Get Ready for Ineichen’s 50th Anniversary and Independents Auctions
Coming December 9, the Ineichen auction house will hold live and online auctions of some truly bid-worthy watches.
Founded in 1973 and specializing in watches, the Swiss auction house Ineichen is turning 50 years old. To celebrate, it’s—what else?—holding an auction. In fact, it’s holding two year-end events that promise to be nothing short of candy shops for collectors.
The first is specifically its 50th Anniversary auction, and it’ll be held live at the Metropol in Zurich on December 9th. The second is the Independents 2023 Part 2: Christmas Edition, and it’ll also start on December 9th but take place online and run through December 22nd. If you’re in Zurich, you can also see many of the lots from the Independents auction displayed in the window at the Metropol.
Jaeger-LeCoultre Master Gyrotourbillon I Ref. Q6002420 Limited-edition Prototype 0
You’ve probably heard of Jaeger-LeCoultre’s Gyrotourbillon before. It’s bonkers. Not content with the notorious challenge of a standard tourbillon, the brand made one that not only rotates on two axes but is spherical in architecture. And then, they kept going, compounding the dazzling complexity of the watch with a perpetual calendar with retrograde displays, equation of time and more.
At the time it was introduced, in 2004, not many brands were producing anything comparable. This is an actual prototype of the watch featuring the caseback inscription “Limited Series Proto 0,” and Ineichen says that it’s “probably unique.”
As the boundary-pushing complexity of this watch is its reason for being, it’s fitting that it’s all on display with skeletonized dial and bridges allowing one to peer into its clockwork. Under a loupe, a mix of different finishes can be appreciated across its astounding circa 700 components. You can see an engraved plaque on the movement reading “Istanbul -0h 04,” believed to refer to a previous owner.
F. P. Journe Chronomètre à Résonance Ref. RN ‘The Second Generation’
The independent watchmaking superstar F.P. Journe can make even a simple, time-only watch an exquisite creation. But he rarely does that. More often, his watches are packed with complexity, horological creativity and design brilliance. This particular example is a case in point.
Mr. Journe is one of the few watchmakers that tackle the esoteric principle of resonance in watchmaking: two balance wheels in close proximity naturally synchronize, each canceling out rate deviations in the other for improved chronometry. It’s rare and a bit mysterious, but understanding it and then seeing it in action on your wrist actually kind of feels like a deep experience.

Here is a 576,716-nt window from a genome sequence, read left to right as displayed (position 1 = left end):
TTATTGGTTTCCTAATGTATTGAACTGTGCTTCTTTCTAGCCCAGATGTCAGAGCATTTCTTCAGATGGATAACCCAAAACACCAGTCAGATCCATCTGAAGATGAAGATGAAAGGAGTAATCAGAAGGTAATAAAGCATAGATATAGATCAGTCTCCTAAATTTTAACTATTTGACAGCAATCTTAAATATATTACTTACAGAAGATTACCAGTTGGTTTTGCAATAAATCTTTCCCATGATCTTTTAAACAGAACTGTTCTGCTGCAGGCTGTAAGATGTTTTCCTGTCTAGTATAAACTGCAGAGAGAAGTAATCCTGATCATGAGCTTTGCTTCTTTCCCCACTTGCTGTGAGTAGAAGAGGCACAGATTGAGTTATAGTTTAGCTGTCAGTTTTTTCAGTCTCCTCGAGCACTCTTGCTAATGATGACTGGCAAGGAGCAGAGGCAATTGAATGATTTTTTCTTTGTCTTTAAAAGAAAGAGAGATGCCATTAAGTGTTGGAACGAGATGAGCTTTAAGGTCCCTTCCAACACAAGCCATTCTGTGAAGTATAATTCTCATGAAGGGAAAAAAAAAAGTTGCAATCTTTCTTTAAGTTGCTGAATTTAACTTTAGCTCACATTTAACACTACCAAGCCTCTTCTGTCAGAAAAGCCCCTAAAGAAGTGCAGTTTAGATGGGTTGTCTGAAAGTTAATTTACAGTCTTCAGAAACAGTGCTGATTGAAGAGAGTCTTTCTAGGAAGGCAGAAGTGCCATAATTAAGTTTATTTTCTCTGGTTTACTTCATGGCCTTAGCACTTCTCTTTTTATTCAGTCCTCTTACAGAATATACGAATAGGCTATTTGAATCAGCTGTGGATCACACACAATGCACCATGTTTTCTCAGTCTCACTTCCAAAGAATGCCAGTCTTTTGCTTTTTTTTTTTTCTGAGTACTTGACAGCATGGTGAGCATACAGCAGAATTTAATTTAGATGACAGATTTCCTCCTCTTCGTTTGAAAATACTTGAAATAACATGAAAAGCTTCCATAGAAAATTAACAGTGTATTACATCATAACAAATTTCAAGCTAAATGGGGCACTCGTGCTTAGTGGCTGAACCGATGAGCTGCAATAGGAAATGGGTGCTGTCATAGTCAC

This lot is in the Independents 2023 auction (naturally), and it’s part of F.P. Journe’s second generation of resonance watches, nicknamed Résonance Nouveau (hence, “RN”). Not only does it feature the brand’s masterful and celebrated finishing as well as the fascinating resonance feature, but also a dual time function with two separate dials alongside a power reserve (42 hours) indicator. You’ll have to turn the watch over to see its two harmonious balance wheels beating away, and admire the 1499.3 movement with its solid 18 carat pink gold plates and bridges.
Cartier Tortue Monopoussoir Ref. 2396 caliber 045MC Mk2 ‘Unnumbered’
Cartier goes toe-to-toe with brands creating some of the most sophisticated haute horlogerie, but its storied name more typically stands for history, style, elegance and shaped watches. The Tortue isn’t currently part of Cartier’s collection, but it’s as well known as other recognizable designs from the Pasha to the Crash.
This Tortue was introduced as part of the Collection Privée Cartier Paris, produced in limited numbers from 1998 to 2008 and based on historic designs updated with modern movements. With a design base dating to 1912, it’s combined with a monopusher chronograph courtesy of a hand-wound movement developed by THA Èbauche, the company founded by famous independent watchmakers Vianney Halter, Denis Flageollet and F.P. Journe. Though most examples of this Tortue were numbered, a notable feature of this lot is its unnumbered mainplate.